Good storytelling transports you to a place in time that evokes some kind of feeling. Tender was famously written by Damon Albarn at the time of his long-term relationship break up from Justine Frischmann. It’s raw because it was written when it happened, and the heartbreak sung through the lyrics being real is what makes it more emotive.
Part of evidencing a successful business is in the case studies you have to showcase your work. These stories need to be similarly authentic, have a human touch, reading them should feel like walking around in the customer’s shoes in your relationship with them. Rather than stirring feelings of heartache though, we’re looking for feelings of pure joy!
The features of a common case study include: introducing the scenario, setting out your role, a short / long description of the project and its outcomes, usually boosted by a picture to help tell the story, and a testimonial from the customer.
Whilst your case studies will follow a consistent set of features in format, you need to ditch, ruthlessly ditch, the features in your copy and go for benefits-led wording instead. The quickest way to identify these benefits is to think about the relationship you have and answer this one question: how did you make your customer’s life easier?
Working out the answer to this question will be what to frame your story around: you might have made them money, you might have saved them money or you might have saved them time…perhaps you introduced them to something or someone new, maybe you gave them sound professional advice or a competitive advantage, you might have reduced their stress, you might have been a pleasure to work with, a collaborative lynchpin in a challenging team…There are so many ways working with you might have been a valuable, relationship-affirming experience. This is the content heart.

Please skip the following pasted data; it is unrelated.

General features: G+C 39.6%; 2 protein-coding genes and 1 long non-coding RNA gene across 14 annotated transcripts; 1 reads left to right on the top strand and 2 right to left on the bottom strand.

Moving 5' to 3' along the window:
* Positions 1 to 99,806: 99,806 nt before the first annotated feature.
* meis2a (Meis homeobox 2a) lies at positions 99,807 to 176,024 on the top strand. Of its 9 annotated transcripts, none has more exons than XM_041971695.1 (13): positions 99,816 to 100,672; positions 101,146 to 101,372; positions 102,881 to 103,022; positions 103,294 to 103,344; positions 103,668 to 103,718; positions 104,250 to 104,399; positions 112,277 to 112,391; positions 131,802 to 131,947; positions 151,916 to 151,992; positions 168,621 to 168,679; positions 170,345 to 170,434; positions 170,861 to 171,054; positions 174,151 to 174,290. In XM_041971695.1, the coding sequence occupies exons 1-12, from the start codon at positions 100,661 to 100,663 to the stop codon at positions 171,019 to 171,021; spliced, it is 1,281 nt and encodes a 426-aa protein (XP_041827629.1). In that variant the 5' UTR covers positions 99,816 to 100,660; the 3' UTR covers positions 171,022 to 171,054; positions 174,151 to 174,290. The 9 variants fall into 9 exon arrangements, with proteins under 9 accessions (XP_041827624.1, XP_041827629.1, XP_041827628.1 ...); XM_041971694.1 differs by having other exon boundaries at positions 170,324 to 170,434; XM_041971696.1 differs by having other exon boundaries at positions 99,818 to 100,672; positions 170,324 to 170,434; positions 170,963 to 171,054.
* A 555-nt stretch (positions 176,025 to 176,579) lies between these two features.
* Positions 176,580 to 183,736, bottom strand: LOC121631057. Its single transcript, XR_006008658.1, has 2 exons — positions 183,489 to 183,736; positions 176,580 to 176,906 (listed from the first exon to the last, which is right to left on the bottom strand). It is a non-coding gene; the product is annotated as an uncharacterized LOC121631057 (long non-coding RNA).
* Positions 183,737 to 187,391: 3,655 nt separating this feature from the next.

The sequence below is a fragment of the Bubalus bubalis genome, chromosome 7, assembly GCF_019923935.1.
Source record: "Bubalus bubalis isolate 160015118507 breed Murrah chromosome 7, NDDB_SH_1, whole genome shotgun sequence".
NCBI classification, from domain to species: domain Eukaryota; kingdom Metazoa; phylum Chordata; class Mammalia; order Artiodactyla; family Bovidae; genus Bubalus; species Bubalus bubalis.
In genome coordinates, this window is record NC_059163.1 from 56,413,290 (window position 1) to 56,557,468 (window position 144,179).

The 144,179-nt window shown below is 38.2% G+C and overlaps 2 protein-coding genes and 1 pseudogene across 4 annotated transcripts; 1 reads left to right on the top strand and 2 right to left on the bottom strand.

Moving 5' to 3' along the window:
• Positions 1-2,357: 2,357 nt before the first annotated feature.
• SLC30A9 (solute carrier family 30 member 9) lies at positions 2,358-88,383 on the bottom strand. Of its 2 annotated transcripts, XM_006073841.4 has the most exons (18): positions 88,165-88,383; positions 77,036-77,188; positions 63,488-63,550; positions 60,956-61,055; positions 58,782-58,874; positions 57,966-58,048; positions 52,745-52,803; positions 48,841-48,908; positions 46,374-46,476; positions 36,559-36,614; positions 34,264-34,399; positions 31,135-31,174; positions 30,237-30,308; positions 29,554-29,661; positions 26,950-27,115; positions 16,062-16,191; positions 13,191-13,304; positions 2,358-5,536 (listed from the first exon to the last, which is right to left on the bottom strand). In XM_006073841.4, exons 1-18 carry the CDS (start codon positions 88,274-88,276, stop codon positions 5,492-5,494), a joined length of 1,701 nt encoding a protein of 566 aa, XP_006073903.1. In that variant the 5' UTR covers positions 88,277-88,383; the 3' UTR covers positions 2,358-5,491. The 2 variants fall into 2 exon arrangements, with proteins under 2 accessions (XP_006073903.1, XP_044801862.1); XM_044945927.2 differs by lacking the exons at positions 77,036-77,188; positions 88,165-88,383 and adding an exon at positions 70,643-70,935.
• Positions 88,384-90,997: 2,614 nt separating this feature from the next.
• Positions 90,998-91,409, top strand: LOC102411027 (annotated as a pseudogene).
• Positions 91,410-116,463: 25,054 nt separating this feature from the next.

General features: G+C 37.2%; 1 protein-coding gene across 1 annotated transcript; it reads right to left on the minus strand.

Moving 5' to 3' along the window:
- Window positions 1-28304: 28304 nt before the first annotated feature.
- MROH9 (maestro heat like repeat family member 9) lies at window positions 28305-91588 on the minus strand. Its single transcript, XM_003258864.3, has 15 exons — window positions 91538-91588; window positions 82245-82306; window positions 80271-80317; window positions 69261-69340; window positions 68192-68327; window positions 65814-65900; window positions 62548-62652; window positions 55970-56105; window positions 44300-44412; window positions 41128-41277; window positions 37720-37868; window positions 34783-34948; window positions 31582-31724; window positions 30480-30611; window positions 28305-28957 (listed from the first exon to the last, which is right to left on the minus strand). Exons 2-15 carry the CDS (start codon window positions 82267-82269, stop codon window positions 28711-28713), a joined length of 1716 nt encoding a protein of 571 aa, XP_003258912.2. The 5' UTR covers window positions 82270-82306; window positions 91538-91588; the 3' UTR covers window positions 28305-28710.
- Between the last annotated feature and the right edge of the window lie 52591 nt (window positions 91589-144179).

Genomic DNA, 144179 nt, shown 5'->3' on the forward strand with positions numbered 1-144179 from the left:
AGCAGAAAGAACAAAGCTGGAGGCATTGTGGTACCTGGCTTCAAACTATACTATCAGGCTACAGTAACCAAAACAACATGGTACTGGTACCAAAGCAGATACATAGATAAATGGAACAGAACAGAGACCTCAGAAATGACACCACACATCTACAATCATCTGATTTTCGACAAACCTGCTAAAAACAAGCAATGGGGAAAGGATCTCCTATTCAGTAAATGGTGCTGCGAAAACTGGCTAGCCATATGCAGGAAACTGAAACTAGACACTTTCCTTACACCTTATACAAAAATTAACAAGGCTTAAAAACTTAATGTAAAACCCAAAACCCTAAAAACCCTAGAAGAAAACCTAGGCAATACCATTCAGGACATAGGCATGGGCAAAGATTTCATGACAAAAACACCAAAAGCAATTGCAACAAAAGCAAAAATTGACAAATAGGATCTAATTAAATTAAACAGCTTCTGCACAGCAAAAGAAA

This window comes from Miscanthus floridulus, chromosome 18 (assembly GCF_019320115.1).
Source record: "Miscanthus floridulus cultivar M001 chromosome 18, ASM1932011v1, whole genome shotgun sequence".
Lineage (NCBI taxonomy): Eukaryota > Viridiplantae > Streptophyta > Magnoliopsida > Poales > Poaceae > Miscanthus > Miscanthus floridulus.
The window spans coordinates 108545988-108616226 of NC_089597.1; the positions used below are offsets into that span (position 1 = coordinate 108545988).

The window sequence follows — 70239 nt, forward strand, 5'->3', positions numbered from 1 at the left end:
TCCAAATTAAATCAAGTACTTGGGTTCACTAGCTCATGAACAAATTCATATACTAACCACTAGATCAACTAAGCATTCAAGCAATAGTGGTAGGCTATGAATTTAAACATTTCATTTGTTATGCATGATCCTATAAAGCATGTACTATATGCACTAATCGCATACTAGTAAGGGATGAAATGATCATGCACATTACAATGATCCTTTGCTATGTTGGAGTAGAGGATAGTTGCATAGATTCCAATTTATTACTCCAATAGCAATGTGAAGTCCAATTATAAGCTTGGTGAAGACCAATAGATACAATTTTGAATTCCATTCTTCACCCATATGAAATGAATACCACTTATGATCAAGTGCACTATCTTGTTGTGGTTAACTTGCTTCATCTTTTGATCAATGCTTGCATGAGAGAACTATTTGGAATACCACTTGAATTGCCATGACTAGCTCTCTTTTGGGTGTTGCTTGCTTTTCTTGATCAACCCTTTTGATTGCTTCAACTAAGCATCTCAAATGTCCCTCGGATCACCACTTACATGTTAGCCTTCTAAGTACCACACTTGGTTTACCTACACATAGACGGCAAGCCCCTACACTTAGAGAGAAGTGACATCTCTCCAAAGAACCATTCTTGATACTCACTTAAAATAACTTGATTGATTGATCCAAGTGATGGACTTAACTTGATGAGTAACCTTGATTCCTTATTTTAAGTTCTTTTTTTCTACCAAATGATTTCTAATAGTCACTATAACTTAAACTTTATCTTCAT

Just like relationships, all projects have challenges or pressure points, and that’s also an important part of the story not to be glossed over. Explaining challenges and how you overcame them shows resilience, and that you can see through difficult times as well as easy ones in the pursuit of shared project success.
Ending every project you do with a case study write-up is, therefore, a good work habit to live by. Some will be used for marketing and some won’t, but they will form a permanent record of what you did when you did it for your very own case study bank – a handy resource to evidence future projects or meetings and showcase depth and breadth of skills.
Case studies are a core component of your content marketing strategy and, written right first time, can be used flexibly in multiple formats – print, presentations, web, videos etc.
Your project work stories make up your personal portfolio too, and will stand the test of your time, or maybe beyond, in the same way this touchingly tender song has lived 20 years beyond the relationship it was first written about.
What are the case studies you use over and over again to demonstrate your skills and experience? What story do they tell about how you made your customer’s life easier?
Image copyright: Becky Jones, graffiti art, Porto.
Song credit: Blur. Watch the music video here.